If I’m being honest with myself, sometimes my global, apocalyptic worries are distractions that keep me from digging too deeply into my own personal areas of growth that need attention. It’s difficult to live every day believing that there may be no tomorrow.

“Be on guard,” says Jesus,  so you don’t get weighed down with constructing anxieties and the amusements we use to relieve them. Be on guard against that paralyzing self-absorption that holds us in place and keeps us from mending up the shredded fabric of our communities. Jesus says, “Take care! Stay alert! Stand up and raise your heads because the Kingdom is coming.”

Jesus’ offers an antidote to our worldly cynicism. He offers a new perspective on our anxieties. His words are meant to raise the heads and lift the hopes of those who don’t get justice.

I want us to realize that this passage was not written for most of us. These scary texts – we call them apocalyptic texts – were written for those who had no hope. They were written for people who had been put down by the Roman Empire – people from whom all had been taken. People who lived in poverty. People who lived under oppressive military occupation. These words were written for those whose poverty-stricken lives were seen as nothing more than a tax revenue stream for greedy political elites.

These words were not written with a person like me in mind. I’m a person of privilege. I have the luxury to hope when times are hard, and rely on self-sufficiency when times are good. I can choose when to use my privilege to leverage social change and when to invoke my privilege for my own comfort.  In our country, people who are victimized, or persecuted; those who are treated as less because they are not white, or Christian, or heterosexual, or male, or able-bodied, or able-minded, or living below the poverty level; they don’t get a choice about how they will be treated today. I think of African American friends who tell me about the fear they have just walking out the door each day, wondering what types of aggressions or threats they may encounter and what the appearance the face of racism will take – and that’s here in Montgomery County.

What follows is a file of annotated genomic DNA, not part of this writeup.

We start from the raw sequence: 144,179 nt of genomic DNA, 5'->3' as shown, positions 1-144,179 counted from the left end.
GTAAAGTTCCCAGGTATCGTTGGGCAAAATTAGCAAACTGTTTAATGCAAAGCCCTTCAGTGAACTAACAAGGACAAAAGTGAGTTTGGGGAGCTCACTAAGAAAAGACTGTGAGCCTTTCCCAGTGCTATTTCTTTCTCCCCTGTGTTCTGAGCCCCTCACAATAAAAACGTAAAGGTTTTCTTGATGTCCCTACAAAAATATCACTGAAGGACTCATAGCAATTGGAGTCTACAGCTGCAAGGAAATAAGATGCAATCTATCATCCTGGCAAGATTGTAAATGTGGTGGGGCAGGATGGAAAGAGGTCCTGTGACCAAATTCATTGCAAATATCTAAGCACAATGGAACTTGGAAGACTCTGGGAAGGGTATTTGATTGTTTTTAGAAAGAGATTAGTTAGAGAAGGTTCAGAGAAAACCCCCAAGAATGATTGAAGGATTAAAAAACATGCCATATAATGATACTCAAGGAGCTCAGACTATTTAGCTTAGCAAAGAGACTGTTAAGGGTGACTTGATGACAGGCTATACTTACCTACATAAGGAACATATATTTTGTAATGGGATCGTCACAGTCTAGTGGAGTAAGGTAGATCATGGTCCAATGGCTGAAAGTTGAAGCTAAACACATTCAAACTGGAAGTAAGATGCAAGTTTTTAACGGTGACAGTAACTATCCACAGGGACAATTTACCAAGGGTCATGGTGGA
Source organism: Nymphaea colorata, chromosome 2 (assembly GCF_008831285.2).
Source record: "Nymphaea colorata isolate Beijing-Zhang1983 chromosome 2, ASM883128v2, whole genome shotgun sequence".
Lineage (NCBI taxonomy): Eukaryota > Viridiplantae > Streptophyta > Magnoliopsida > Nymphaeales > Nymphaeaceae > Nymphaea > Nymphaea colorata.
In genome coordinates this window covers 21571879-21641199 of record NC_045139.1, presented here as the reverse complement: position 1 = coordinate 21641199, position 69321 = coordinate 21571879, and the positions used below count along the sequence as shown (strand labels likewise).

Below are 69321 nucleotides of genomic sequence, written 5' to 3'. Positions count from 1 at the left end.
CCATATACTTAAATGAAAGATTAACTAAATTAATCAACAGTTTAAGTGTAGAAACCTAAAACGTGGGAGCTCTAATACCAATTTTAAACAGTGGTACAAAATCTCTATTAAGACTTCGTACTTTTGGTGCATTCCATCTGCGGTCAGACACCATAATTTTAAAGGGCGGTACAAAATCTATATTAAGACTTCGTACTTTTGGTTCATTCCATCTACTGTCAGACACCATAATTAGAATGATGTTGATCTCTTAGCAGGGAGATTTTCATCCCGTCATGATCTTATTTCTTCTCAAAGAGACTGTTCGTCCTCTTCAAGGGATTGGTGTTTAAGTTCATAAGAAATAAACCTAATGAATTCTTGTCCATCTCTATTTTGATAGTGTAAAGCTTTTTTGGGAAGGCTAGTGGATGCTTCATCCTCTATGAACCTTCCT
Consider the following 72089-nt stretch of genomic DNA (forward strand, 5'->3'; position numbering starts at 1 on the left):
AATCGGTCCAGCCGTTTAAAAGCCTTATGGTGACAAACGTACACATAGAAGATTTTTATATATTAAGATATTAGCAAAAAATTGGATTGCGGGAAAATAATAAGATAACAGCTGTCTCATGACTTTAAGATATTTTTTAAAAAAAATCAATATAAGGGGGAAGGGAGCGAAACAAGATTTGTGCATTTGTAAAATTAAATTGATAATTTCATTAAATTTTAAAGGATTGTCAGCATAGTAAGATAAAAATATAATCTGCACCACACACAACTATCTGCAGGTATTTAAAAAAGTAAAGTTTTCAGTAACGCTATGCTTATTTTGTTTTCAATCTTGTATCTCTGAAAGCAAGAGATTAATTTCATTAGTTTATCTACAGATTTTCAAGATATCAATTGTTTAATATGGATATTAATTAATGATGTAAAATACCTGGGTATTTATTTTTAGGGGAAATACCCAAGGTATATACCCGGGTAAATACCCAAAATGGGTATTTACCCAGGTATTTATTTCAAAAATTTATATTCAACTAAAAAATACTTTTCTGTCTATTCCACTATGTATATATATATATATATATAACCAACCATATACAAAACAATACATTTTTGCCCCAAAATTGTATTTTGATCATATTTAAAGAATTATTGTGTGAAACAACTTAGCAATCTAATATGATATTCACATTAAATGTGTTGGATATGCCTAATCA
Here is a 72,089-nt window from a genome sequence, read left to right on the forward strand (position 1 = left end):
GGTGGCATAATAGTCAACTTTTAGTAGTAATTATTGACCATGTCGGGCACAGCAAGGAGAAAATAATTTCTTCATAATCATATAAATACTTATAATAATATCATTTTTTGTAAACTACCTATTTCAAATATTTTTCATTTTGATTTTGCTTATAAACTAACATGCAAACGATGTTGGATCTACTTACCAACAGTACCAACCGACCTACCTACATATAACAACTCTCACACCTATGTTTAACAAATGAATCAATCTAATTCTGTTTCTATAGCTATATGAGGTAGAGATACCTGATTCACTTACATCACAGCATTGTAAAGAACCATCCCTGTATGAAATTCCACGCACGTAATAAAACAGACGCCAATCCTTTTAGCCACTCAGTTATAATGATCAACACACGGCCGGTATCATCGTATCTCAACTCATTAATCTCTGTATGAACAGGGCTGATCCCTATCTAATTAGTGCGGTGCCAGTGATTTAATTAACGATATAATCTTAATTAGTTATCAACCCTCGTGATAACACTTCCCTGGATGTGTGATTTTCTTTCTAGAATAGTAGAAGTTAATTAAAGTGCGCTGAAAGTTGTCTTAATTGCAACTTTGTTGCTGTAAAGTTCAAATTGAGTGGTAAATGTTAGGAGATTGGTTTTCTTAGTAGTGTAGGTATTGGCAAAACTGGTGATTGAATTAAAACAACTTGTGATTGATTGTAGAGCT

If we believe Jesus is coming, then we affirm that Jesus is coming to be with those who need hope that their lives can be better.

I think Jesus comes to march with Black Lives Matter protesters in Chicago and Baltimore.

I think Jesus comes to walk along side Syrian Muslim refugees.

Jesus comes to stand with victims of gun violence and the families who cannot get the most basic safety regulations put in place.

Jesus feeds the hungry, clothes the naked, and goes behind bars with prisoners who serve decades of jail sentences for petty crimes.

In fact, Jesus is not just coming. Jesus is already here. Jesus us here in you and me, in the hands, feet, and hearts of anyone who reaches out to offer even the faintest glimmer of hope with works of compassionate justice that can make our communities healthier.

Can justice really come to the earth? Can husbands quit beating up their wives, and can wives quit blaming themselves? Can Arabs and Israelis look into each other’s eyes and see a brother or a sister? Can some who struggle with addictions, or with diseases that trap us, can we be liberated by God, and start to walk tall in the Kingdom of God? Can Jesus Christ appear among us in some way that our minds can never imagine in a scenario that would simply erase our smug confidence about where the lines of reality are drawn?

The answer is yes, because Christ is coming to us, and Christ is working through us. We pray for those who cannot pray anymore. We hope for those without much hope left. And one more thing, one more tough thing. We work in the same direction as we hope, drawn forward by the magnet force of the Kingdom of God.

A story is told -- Two hundred twenty years ago the Connecticut House of Representatives was in session on a bright day in May, and the delegates were able to do their work by natural light. But then something happened that nobody expected. Right in the middle of debate, the day turned to night. Clouds obliterated the sun, and everything turned to darkness. Some legislators thought it was the Second Coming. So a clamor arose. People wanted to adjourn. People wanted to pray. People wanted to prepare for the coming of the Lord. But the speaker of the House had a different idea. He was a Christian believer, and he rose to the occasion with good logic and faith. “We are all upset by the darkness,” he said, “and some of us are afraid. But, the Day of the Lord is either approaching or it is not. If it is not, there is no cause for adjournment. And if the Lord is returning, I, for one, choose to be found doing my duty. I therefore ask that candles be brought.” And those who expected Jesus went back to their desks and resumed their debate.